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Forget to Remember by Alan Cook
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Forget to Remember (2010)

by Alan Cook

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Carol Golden isn't her real name. She doesn't remember her real name or anything that happened before she was found in a Dumpster, naked and unconscious, on the beautiful Palos Verdes Peninsula in Southern California.
A thoughtful plot, but interesting. ( )
  Bettesbooks | Jul 29, 2016 |
First time I have read a book by this author. I liked the story and it kept me engaged until I finished it. I will definitely read another book by this author! ( )
  susanmaj67 | Aug 26, 2011 |
While a fun fast read, I found the plot very difficult to believe and at times the side stories unnecessary. I also get annoyed when the writer reminds the reader of points that have been made clear in prior chapters. I found this a little contrite and if taken on face value an OK story, but not believable. ( )
  awolfe | Aug 22, 2011 |
A very intriguing and entertaining mystery, the first I've read by this author, though he has written several books. Alan Cook knows how to engage his readers and keep them guessing.

The plot opens with the discovery by a restaurant kitchen worker of a naked bloody body of a female in a dumpster behind the restaurant. There is a slight pulse and she is transported to the hospital. Once she comes back to consciousness, she has amnesia, no memory of either her past or what happened to her. And so the mystery begins.

Rigo, who found the girl, feels a need to become her protector and feels responsible for taking care of her once she is released from the hospital. Because he lives with his parents, they invite her to stay with them, she has nowhere else to go and no identity. In fact, because she has amnesia and no one has reported a girl missing, no ID was found at the scene, she has become a non-person. This is significant because as a non-person she can not become a "person", not a citizen of anywhere, no fingerprints on file, she can not get proof of birth, driver's licence, can not travel anywhere, and literally has no record of ever existing. This particular subject of the plot made me wonder how many people in the world are "non-persons" for whatever reason.

She decides to go by the name of Carol Golden for the time being. Little by little she comes up with a thought that makes her wonder if it's a memory. Playing a game with Rigo she finds herself thinking in binary and realizes she must have been proficient at math. California doesn't feel right as where she lived, she feels more drawn to the east. I was fascinated with this process in the book. I think Alan Cook was very diligent in dealing with this process. I don't think I found any anachronisms overlooked as hidden memories, that is to say I don't think anything was said or thought of out of context.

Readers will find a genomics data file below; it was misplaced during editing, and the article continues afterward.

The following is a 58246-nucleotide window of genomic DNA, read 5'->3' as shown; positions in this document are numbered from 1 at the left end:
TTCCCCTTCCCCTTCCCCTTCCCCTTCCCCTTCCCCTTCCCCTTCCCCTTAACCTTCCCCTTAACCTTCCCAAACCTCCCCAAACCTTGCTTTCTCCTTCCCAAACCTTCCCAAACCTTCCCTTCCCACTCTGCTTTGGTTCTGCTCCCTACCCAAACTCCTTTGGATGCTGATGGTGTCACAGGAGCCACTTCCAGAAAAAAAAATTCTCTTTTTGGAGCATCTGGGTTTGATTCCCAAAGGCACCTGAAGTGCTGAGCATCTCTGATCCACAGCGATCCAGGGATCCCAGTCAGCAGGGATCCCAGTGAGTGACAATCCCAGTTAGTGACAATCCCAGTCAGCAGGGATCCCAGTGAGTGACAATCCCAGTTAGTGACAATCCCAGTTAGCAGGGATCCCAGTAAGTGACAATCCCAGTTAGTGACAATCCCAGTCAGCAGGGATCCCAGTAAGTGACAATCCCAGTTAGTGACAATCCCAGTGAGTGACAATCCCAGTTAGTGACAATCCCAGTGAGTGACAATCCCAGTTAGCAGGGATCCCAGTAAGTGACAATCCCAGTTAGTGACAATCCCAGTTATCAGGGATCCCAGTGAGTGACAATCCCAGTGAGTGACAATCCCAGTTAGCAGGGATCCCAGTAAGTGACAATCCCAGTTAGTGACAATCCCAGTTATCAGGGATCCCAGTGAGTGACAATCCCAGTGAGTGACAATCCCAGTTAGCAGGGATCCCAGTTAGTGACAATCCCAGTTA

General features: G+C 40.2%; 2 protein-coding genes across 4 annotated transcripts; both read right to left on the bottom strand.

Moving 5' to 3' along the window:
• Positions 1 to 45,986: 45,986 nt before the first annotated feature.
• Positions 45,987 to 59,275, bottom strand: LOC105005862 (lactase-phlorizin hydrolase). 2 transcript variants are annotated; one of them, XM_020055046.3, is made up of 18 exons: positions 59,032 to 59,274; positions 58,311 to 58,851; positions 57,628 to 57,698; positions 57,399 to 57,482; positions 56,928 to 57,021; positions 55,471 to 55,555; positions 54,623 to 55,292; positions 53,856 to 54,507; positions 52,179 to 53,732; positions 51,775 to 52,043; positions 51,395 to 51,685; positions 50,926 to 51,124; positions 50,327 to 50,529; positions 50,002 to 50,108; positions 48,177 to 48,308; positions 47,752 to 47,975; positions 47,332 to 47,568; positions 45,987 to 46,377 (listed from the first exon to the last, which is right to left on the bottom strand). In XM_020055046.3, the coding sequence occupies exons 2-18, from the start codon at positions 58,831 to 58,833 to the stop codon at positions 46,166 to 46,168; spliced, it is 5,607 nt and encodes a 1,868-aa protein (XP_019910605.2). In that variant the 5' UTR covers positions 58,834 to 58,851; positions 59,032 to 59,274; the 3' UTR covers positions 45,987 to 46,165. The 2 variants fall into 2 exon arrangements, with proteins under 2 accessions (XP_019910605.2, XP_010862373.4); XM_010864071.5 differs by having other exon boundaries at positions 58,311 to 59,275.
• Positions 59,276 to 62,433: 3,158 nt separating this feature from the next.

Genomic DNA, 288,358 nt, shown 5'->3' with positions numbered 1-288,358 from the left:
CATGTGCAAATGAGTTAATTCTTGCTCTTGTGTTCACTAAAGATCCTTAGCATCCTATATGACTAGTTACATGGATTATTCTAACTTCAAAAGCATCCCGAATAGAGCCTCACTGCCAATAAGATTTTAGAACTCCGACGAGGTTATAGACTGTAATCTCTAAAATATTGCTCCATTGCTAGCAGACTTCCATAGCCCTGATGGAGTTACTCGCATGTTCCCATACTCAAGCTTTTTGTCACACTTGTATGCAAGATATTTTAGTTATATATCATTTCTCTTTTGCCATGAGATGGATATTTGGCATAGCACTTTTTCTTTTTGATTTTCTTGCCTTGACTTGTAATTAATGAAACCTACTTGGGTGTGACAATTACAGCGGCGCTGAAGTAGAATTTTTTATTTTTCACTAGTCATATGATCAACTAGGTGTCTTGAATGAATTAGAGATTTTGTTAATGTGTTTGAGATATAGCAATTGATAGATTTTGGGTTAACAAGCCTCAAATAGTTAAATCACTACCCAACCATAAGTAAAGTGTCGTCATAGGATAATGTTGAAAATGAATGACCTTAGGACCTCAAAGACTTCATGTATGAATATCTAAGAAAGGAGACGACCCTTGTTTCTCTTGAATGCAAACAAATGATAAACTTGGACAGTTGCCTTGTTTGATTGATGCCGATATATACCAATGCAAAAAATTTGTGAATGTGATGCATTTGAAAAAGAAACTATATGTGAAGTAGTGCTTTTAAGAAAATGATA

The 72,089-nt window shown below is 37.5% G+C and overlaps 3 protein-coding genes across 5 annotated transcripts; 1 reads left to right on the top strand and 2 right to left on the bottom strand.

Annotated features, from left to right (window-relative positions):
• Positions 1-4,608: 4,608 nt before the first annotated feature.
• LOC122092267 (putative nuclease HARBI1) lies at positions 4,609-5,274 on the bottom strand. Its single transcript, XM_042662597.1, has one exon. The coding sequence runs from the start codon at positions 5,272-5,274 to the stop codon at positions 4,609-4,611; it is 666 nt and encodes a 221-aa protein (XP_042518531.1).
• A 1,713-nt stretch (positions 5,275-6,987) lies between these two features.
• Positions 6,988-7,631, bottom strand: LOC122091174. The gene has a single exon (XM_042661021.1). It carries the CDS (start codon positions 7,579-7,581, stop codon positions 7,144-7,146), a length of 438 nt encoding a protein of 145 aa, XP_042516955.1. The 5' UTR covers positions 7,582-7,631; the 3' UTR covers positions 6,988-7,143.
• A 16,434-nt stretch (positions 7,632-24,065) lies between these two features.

A few searches for missing people do not turn up any leads, but a friend of Rigo's family has more connections and ideas and locates a possibility in North Carolina. The lawyer for that case sends Carol papers so she can fly out east. However, the missing girl's grandmother says no, this is not Cynthia. A dead end. But she now has a feeling she was recently in England. Especially when she rents a car and finds herself looking for a standard gear shift on her left, and feels she should be driving on the right. Carol is determined to follow her feelings, and follow them she does. With the papers and money the lawyer has supplied her with, she heads to England.

Memories begin to become more cohesive though the mystery deepens as she struggles with the fact that her attack was not a one-time thing and she is still very much in danger. Will she find out the truth of her identity? Will she find her attacker or worse, will he find her? Or is he stalking her even now.

This book has a lot of interesting detail, the unraveling of the mystery of Carol's identity and the final outcome bring the book to a fast-paced, exciting and surprising conclusion. A well plotted story I really enjoyed. ( )
  readerbynight | Feb 15, 2011 |
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